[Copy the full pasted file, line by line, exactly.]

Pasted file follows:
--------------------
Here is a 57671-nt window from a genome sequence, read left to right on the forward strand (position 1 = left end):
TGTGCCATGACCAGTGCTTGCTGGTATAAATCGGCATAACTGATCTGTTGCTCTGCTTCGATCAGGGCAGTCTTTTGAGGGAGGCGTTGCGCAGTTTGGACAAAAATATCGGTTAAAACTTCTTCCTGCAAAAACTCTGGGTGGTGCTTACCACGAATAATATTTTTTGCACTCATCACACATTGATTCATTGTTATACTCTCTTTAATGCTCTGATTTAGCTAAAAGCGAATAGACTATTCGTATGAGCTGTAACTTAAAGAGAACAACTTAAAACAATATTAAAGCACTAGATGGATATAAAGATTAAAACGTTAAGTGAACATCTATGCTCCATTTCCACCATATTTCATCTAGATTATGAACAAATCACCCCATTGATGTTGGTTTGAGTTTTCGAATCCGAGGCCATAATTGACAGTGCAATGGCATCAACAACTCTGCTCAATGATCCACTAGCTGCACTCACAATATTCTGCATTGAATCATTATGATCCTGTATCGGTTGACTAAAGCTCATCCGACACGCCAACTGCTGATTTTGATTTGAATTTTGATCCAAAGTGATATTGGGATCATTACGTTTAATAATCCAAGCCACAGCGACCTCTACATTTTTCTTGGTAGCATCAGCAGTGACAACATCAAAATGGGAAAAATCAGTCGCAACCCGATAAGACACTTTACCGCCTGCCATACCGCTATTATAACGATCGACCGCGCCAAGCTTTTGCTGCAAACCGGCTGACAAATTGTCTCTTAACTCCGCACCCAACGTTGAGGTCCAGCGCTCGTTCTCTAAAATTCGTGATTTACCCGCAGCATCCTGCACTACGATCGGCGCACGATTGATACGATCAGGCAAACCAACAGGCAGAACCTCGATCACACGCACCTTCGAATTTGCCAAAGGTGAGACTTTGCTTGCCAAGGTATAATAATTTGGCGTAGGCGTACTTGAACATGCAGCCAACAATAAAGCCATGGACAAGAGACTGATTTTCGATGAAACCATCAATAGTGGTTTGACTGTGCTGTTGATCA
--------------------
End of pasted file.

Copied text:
Here is a 57671-nt window from a genome sequence, read left to right on the forward strand (position 1 = left end):
TGTGCCATGACCAGTGCTTGCTGGTATAAATCGGCATAACTGATCTGTTGCTCTGCTTCGATCAGGGCAGTCTTTTGAGGGAGGCGTTGCGCAGTTTGGACAAAAATATCGGTTAAAACTTCTTCCTGCAAAAACTCTGGGTGGTGCTTACCACGAATAATATTTTTTGCACTCATCACACATTGATTCATTGTTATACTCTCTTTAATGCTCTGATTTAGCTAAAAGCGAATAGACTATTCGTATGAGCTGTAACTTAAAGAGAACAACTTAAAACAATATTAAAGCACTAGATGGATATAAAGATTAAAACGTTAAGTGAACATCTATGCTCCATTTCCACCATATTTCATCTAGATTATGAACAAATCACCCCATTGATGTTGGTTTGAGTTTTCGAATCCGAGGCCATAATTGACAGTGCAATGGCATCAACAACTCTGCTCAATGATCCACTAGCTGCACTCACAATATTCTGCATTGAATCATTATGATCCTGTATCGGTTGACTAAAGCTCATCCGACACGCCAACTGCTGATTTTGATTTGAATTTTGATCCAAAGTGATATTGGGATCATTACGTTTAATAATCCAAGCCACAGCGACCTCTACATTTTTCTTGGTAGCATCAGCAGTGACAACATCAAAATGGGAAAAATCAGTCGCAACCCGATAAGACACTTTACCGCCTGCCATACCGCTATTATAACGATCGACCGCGCCAAGCTTTTGCTGCAAACCGGCTGACAAATTGTCTCTTAACTCCGCACCCAACGTTGAGGTCCAGCGCTCGTTCTCTAAAATTCGTGATTTACCCGCAGCATCCTGCACTACGATCGGCGCACGATTGATACGATCAGGCAAACCAACAGGCAGAACCTCGATCACACGCACCTTCGAATTTGCCAAAGGTGAGACTTTGCTTGCCAAGGTATAATAATTTGGCGTAGGCGTACTTGAACATGCAGCCAACAATAAAGCCATGGACAAGAGACTGATTTTCGATGAAACCATCAATAGTGGTTTGACTGTGCTGTTGATCA